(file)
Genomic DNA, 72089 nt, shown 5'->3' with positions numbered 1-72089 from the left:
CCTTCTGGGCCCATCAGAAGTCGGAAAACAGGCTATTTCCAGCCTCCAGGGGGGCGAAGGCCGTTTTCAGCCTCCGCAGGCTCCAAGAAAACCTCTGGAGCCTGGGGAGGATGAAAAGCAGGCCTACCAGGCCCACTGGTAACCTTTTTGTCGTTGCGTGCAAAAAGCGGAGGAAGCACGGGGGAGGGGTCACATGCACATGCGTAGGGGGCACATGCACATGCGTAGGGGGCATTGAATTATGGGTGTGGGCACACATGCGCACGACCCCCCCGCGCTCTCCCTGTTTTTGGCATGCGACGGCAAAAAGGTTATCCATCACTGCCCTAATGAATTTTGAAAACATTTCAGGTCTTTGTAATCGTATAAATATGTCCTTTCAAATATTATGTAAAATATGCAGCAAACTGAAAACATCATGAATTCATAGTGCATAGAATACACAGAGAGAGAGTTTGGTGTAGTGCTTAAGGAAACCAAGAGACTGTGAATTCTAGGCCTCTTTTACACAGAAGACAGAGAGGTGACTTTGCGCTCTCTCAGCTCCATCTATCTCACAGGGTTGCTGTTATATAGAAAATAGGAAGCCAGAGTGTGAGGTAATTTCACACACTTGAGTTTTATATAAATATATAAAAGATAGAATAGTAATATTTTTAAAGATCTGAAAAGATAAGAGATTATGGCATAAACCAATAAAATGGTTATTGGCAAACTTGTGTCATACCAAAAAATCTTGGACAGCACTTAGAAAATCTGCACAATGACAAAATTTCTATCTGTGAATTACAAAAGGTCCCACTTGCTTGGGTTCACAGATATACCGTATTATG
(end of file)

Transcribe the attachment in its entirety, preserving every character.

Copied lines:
Genomic DNA, 72089 nt, shown 5'->3' with positions numbered 1-72089 from the left:
CCTTCTGGGCCCATCAGAAGTCGGAAAACAGGCTATTTCCAGCCTCCAGGGGGGCGAAGGCCGTTTTCAGCCTCCGCAGGCTCCAAGAAAACCTCTGGAGCCTGGGGAGGATGAAAAGCAGGCCTACCAGGCCCACTGGTAACCTTTTTGTCGTTGCGTGCAAAAAGCGGAGGAAGCACGGGGGAGGGGTCACATGCACATGCGTAGGGGGCACATGCACATGCGTAGGGGGCATTGAATTATGGGTGTGGGCACACATGCGCACGACCCCCCCGCGCTCTCCCTGTTTTTGGCATGCGACGGCAAAAAGGTTATCCATCACTGCCCTAATGAATTTTGAAAACATTTCAGGTCTTTGTAATCGTATAAATATGTCCTTTCAAATATTATGTAAAATATGCAGCAAACTGAAAACATCATGAATTCATAGTGCATAGAATACACAGAGAGAGAGTTTGGTGTAGTGCTTAAGGAAACCAAGAGACTGTGAATTCTAGGCCTCTTTTACACAGAAGACAGAGAGGTGACTTTGCGCTCTCTCAGCTCCATCTATCTCACAGGGTTGCTGTTATATAGAAAATAGGAAGCCAGAGTGTGAGGTAATTTCACACACTTGAGTTTTATATAAATATATAAAAGATAGAATAGTAATATTTTTAAAGATCTGAAAAGATAAGAGATTATGGCATAAACCAATAAAATGGTTATTGGCAAACTTGTGTCATACCAAAAAATCTTGGACAGCACTTAGAAAATCTGCACAATGACAAAATTTCTATCTGTGAATTACAAAAGGTCCCACTTGCTTGGGTTCACAGATATACCGTATTATG